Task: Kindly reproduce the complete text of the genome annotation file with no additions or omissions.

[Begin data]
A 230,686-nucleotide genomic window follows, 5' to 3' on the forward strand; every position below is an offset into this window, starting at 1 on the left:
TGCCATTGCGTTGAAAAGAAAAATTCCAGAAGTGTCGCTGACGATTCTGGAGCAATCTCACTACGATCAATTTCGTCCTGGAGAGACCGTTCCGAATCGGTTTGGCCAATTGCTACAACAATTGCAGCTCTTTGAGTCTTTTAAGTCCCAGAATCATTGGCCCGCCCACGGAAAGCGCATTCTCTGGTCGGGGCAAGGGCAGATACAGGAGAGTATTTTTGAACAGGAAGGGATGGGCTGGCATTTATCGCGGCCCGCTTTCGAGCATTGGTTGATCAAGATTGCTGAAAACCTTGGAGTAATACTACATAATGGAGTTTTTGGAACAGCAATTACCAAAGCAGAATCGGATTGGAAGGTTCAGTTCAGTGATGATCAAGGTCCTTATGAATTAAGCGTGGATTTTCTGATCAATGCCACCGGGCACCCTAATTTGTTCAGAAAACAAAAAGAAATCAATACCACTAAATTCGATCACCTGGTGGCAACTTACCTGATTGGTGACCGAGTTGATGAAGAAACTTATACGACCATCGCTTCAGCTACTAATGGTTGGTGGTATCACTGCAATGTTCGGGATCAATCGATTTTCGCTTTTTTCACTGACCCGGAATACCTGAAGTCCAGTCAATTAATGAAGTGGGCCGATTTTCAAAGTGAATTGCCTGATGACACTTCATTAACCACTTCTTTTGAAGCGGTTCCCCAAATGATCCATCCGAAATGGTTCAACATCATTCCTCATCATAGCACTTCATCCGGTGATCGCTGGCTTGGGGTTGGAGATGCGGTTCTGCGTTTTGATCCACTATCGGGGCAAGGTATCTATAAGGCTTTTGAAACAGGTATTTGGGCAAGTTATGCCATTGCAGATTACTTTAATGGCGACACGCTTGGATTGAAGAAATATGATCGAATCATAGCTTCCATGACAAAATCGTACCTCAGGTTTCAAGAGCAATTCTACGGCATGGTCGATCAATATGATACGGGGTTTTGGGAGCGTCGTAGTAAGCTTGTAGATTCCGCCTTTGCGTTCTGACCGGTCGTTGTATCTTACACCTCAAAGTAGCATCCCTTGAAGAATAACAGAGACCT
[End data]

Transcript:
A 230,686-nucleotide genomic window follows, 5' to 3' on the forward strand; every position below is an offset into this window, starting at 1 on the left:
TGCCATTGCGTTGAAAAGAAAAATTCCAGAAGTGTCGCTGACGATTCTGGAGCAATCTCACTACGATCAATTTCGTCCTGGAGAGACCGTTCCGAATCGGTTTGGCCAATTGCTACAACAATTGCAGCTCTTTGAGTCTTTTAAGTCCCAGAATCATTGGCCCGCCCACGGAAAGCGCATTCTCTGGTCGGGGCAAGGGCAGATACAGGAGAGTATTTTTGAACAGGAAGGGATGGGCTGGCATTTATCGCGGCCCGCTTTCGAGCATTGGTTGATCAAGATTGCTGAAAACCTTGGAGTAATACTACATAATGGAGTTTTTGGAACAGCAATTACCAAAGCAGAATCGGATTGGAAGGTTCAGTTCAGTGATGATCAAGGTCCTTATGAATTAAGCGTGGATTTTCTGATCAATGCCACCGGGCACCCTAATTTGTTCAGAAAACAAAAAGAAATCAATACCACTAAATTCGATCACCTGGTGGCAACTTACCTGATTGGTGACCGAGTTGATGAAGAAACTTATACGACCATCGCTTCAGCTACTAATGGTTGGTGGTATCACTGCAATGTTCGGGATCAATCGATTTTCGCTTTTTTCACTGACCCGGAATACCTGAAGTCCAGTCAATTAATGAAGTGGGCCGATTTTCAAAGTGAATTGCCTGATGACACTTCATTAACCACTTCTTTTGAAGCGGTTCCCCAAATGATCCATCCGAAATGGTTCAACATCATTCCTCATCATAGCACTTCATCCGGTGATCGCTGGCTTGGGGTTGGAGATGCGGTTCTGCGTTTTGATCCACTATCGGGGCAAGGTATCTATAAGGCTTTTGAAACAGGTATTTGGGCAAGTTATGCCATTGCAGATTACTTTAATGGCGACACGCTTGGATTGAAGAAATATGATCGAATCATAGCTTCCATGACAAAATCGTACCTCAGGTTTCAAGAGCAATTCTACGGCATGGTCGATCAATATGATACGGGGTTTTGGGAGCGTCGTAGTAAGCTTGTAGATTCCGCCTTTGCGTTCTGACCGGTCGTTGTATCTTACACCTCAAAGTAGCATCCCTTGAAGAATAACAGAGACCT